Introduction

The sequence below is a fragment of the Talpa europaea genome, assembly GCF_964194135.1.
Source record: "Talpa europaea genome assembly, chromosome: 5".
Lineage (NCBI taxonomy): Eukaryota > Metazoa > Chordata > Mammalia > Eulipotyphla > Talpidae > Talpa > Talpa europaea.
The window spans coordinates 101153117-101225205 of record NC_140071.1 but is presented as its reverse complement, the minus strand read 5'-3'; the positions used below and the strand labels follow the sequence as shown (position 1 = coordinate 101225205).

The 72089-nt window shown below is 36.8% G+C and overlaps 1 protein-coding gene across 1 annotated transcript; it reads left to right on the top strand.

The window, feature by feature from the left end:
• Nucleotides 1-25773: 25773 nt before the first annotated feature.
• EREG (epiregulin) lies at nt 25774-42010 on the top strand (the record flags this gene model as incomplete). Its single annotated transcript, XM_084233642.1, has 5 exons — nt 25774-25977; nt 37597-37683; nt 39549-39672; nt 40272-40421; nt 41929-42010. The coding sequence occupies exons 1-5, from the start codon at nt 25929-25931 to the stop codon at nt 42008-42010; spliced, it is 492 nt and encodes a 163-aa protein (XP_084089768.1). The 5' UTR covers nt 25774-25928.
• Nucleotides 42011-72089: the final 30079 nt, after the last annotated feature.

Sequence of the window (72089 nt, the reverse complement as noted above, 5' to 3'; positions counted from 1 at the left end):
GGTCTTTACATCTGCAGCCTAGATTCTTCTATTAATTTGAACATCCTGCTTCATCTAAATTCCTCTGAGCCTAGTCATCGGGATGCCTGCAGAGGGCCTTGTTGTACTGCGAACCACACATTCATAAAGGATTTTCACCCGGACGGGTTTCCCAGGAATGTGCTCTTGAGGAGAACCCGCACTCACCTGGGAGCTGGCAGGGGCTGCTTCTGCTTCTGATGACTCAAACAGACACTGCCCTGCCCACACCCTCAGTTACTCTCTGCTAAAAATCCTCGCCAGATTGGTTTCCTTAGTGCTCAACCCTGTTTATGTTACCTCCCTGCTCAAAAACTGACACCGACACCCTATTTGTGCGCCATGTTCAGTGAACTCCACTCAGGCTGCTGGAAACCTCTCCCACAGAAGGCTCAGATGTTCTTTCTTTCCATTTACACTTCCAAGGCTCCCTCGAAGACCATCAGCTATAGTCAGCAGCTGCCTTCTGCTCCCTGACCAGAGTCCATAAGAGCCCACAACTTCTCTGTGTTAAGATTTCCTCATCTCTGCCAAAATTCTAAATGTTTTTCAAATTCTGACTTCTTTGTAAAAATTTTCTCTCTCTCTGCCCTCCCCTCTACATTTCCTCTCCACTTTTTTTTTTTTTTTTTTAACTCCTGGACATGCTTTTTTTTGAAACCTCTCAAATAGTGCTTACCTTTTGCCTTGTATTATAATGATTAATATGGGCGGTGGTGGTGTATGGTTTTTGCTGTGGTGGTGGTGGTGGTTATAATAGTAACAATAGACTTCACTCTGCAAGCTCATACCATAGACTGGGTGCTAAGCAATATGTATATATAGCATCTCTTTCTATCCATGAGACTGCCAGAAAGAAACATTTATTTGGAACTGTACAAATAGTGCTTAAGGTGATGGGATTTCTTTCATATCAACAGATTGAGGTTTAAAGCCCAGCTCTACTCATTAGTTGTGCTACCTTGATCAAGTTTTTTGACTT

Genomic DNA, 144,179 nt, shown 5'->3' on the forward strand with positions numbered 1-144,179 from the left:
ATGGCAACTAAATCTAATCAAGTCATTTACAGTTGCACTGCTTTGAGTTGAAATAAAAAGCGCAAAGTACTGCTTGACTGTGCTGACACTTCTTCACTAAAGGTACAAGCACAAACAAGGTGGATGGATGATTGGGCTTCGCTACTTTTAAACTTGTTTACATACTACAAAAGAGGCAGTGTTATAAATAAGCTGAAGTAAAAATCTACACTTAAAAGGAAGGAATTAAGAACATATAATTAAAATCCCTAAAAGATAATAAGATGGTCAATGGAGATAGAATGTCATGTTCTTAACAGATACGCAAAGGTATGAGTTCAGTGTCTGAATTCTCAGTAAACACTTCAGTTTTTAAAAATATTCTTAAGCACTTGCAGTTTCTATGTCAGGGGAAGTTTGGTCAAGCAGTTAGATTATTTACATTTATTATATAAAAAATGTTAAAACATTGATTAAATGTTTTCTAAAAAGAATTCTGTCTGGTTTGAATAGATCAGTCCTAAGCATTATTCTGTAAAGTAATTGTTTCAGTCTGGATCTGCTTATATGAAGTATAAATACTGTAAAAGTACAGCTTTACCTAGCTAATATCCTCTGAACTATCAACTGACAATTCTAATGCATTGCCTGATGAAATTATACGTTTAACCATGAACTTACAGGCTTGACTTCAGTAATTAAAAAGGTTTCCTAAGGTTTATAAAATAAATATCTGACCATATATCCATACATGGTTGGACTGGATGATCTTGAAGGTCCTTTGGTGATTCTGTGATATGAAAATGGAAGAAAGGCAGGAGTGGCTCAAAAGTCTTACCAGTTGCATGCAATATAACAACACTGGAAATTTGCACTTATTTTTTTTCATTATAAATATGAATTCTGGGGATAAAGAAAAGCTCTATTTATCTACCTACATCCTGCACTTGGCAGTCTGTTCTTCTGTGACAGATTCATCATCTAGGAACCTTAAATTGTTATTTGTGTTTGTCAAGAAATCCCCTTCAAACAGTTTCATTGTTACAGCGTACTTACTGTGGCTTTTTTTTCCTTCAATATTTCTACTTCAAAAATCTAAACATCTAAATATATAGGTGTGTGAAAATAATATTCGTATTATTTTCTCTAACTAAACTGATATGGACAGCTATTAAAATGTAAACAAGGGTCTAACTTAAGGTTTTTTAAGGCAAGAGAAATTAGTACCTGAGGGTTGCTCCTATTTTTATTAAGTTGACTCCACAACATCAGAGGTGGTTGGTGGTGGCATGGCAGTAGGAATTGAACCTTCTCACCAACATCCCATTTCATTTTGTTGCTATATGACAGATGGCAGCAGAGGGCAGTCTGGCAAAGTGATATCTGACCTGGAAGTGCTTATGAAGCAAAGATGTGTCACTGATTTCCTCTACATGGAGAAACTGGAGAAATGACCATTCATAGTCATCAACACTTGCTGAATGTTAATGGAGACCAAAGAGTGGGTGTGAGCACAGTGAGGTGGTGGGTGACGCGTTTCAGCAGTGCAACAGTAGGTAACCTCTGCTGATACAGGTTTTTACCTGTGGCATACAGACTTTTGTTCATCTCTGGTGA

DNA-proteins sequence-specific interactions play important roles in regulating cellular processes such as transcription, recombination, restriction, replication and DNA-drugs interaction. Several methods have been developed to analyse the DNA-protein sequence-specific interactions, which are mainly gel-shift assays and DNase foot-printing assays [1]. However, they are not only laborious, time-consuming and incapable of providing highly parallel analysis, but also they are not suitable for analysing the complex multi-step protein-DNA interactions. Most DNA arrays are made of ssDNA, and recognize the target DNA through hybridization. Unlike arrays used for gene sequencing, a new type of DNA arrays, double-stranded DNA (ds-DNA) arrays should be fabricated for detecting sequence-specific regulatory DNA-binding proteins [2]. Preliminary studies of double-stranded DNA arrays suggested that these ds-DNA arrays are well suited for the analysis of DNA–protein interactions, particularly for the discovery of the sequences recognized by transcription factors and the quantitative assessment of those important interactions. As we know, a number of DNA–protein interactions require that the DNA be biochemical modified in some way. For example, restriction-modification systems occur in many bacterial species, and constitute a defense mechanism against the introduction of foreign DNA into the cell. We arranged EcoR I site and Rsa I recognition site on the same duplex DNA probe to fabricate ds- DNA arrays and labeled the ds-DNA probes during the ds-DNA arrays creation previously and then used the ds-DNA arrays to study DNA-restriction enzyme reactions before and after duplex DNA methylation under different probe concentration and reaction time conditions. Our results indicated that the ds-DNA arrays can be further biochemically modified and that the DNA is accessible for interaction with DNA-binding proteins in complex multi-step gene-regulation processes.